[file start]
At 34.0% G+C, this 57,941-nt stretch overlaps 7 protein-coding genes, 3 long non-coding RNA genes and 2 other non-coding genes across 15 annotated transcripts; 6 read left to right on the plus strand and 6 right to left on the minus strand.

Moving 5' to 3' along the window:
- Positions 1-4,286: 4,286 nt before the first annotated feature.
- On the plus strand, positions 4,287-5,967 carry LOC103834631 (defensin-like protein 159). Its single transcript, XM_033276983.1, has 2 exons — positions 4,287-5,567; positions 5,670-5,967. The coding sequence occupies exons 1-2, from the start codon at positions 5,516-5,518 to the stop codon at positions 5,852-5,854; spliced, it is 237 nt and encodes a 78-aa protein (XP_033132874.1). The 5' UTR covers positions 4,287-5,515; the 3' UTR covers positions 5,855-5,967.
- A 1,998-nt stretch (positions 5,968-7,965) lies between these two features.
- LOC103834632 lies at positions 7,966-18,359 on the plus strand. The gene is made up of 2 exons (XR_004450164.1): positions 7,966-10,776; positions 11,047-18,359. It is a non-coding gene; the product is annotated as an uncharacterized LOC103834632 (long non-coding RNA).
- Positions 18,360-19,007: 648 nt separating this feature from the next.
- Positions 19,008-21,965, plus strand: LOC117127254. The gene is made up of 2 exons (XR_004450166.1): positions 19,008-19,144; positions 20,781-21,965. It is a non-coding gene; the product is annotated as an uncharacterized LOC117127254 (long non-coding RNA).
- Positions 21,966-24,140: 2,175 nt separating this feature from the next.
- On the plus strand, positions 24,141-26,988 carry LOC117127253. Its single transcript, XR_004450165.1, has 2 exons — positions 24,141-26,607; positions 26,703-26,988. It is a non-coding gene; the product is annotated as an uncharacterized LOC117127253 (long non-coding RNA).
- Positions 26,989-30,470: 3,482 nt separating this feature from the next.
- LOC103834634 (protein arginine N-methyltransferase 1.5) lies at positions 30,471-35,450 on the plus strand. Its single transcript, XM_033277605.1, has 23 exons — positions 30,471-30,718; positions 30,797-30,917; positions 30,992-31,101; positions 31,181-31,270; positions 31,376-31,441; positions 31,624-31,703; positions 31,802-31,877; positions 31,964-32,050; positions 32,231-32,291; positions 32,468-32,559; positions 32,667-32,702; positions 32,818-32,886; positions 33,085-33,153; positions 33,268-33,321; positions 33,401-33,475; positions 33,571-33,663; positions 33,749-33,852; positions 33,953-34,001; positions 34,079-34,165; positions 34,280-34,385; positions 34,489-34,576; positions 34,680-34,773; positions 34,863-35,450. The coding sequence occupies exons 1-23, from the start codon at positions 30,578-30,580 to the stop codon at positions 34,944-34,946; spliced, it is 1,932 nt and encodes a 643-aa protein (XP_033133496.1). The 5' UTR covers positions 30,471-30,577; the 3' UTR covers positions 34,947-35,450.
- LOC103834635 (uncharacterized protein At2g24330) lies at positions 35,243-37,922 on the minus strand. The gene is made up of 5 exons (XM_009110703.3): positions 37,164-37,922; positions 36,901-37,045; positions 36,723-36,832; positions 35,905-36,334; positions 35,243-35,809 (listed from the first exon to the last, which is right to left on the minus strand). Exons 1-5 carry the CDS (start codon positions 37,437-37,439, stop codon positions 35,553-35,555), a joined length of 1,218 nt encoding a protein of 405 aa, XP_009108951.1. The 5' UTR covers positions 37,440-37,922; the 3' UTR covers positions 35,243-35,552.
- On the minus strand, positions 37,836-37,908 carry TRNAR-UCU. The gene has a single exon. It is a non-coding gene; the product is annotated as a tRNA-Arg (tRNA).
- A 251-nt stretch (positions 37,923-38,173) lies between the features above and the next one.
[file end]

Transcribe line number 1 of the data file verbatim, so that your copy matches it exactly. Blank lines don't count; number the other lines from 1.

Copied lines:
At 34.0% G+C, this 57,941-nt stretch overlaps 7 protein-coding genes, 3 long non-coding RNA genes and 2 other non-coding genes across 15 annotated transcripts; 6 read left to right on the plus strand and 6 right to left on the minus strand.